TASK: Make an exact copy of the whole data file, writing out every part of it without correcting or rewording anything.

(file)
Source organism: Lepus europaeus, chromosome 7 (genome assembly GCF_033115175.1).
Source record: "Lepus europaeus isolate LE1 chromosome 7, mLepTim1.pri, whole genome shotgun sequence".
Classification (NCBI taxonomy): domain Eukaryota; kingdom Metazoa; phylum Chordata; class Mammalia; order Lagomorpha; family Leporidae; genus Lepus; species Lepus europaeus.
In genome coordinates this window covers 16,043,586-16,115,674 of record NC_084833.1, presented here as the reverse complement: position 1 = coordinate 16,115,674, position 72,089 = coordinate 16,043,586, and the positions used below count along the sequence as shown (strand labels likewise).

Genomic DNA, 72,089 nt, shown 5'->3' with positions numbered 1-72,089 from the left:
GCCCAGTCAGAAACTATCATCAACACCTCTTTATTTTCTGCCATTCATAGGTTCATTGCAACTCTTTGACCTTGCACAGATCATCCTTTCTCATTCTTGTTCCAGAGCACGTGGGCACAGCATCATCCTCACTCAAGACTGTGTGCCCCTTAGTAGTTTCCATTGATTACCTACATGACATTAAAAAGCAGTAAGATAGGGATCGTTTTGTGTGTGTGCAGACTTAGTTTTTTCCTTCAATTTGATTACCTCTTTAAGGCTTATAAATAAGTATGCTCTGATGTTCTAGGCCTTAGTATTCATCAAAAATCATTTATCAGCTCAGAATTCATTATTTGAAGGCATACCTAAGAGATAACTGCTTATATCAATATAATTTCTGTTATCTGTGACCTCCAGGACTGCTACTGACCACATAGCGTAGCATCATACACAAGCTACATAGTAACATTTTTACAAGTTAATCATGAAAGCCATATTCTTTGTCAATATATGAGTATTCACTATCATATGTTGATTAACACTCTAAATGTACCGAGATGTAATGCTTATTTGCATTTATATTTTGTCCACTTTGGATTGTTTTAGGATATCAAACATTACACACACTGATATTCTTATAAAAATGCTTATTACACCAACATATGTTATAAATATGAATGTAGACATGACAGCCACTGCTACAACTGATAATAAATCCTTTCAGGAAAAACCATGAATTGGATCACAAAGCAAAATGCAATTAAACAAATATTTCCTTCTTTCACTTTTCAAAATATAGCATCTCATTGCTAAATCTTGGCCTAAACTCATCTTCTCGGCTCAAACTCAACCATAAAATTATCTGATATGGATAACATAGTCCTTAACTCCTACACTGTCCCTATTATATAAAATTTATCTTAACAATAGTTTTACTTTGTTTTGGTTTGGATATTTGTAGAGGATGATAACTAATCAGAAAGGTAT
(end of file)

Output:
Source organism: Lepus europaeus, chromosome 7 (genome assembly GCF_033115175.1).
Source record: "Lepus europaeus isolate LE1 chromosome 7, mLepTim1.pri, whole genome shotgun sequence".
Classification (NCBI taxonomy): domain Eukaryota; kingdom Metazoa; phylum Chordata; class Mammalia; order Lagomorpha; family Leporidae; genus Lepus; species Lepus europaeus.
In genome coordinates this window covers 16,043,586-16,115,674 of record NC_084833.1, presented here as the reverse complement: position 1 = coordinate 16,115,674, position 72,089 = coordinate 16,043,586, and the positions used below count along the sequence as shown (strand labels likewise).

Genomic DNA, 72,089 nt, shown 5'->3' with positions numbered 1-72,089 from the left:
GCCCAGTCAGAAACTATCATCAACACCTCTTTATTTTCTGCCATTCATAGGTTCATTGCAACTCTTTGACCTTGCACAGATCATCCTTTCTCATTCTTGTTCCAGAGCACGTGGGCACAGCATCATCCTCACTCAAGACTGTGTGCCCCTTAGTAGTTTCCATTGATTACCTACATGACATTAAAAAGCAGTAAGATAGGGATCGTTTTGTGTGTGTGCAGACTTAGTTTTTTCCTTCAATTTGATTACCTCTTTAAGGCTTATAAATAAGTATGCTCTGATGTTCTAGGCCTTAGTATTCATCAAAAATCATTTATCAGCTCAGAATTCATTATTTGAAGGCATACCTAAGAGATAACTGCTTATATCAATATAATTTCTGTTATCTGTGACCTCCAGGACTGCTACTGACCACATAGCGTAGCATCATACACAAGCTACATAGTAACATTTTTACAAGTTAATCATGAAAGCCATATTCTTTGTCAATATATGAGTATTCACTATCATATGTTGATTAACACTCTAAATGTACCGAGATGTAATGCTTATTTGCATTTATATTTTGTCCACTTTGGATTGTTTTAGGATATCAAACATTACACACACTGATATTCTTATAAAAATGCTTATTACACCAACATATGTTATAAATATGAATGTAGACATGACAGCCACTGCTACAACTGATAATAAATCCTTTCAGGAAAAACCATGAATTGGATCACAAAGCAAAATGCAATTAAACAAATATTTCCTTCTTTCACTTTTCAAAATATAGCATCTCATTGCTAAATCTTGGCCTAAACTCATCTTCTCGGCTCAAACTCAACCATAAAATTATCTGATATGGATAACATAGTCCTTAACTCCTACACTGTCCCTATTATATAAAATTTATCTTAACAATAGTTTTACTTTGTTTTGGTTTGGATATTTGTAGAGGATGATAACTAATCAGAAAGGTAT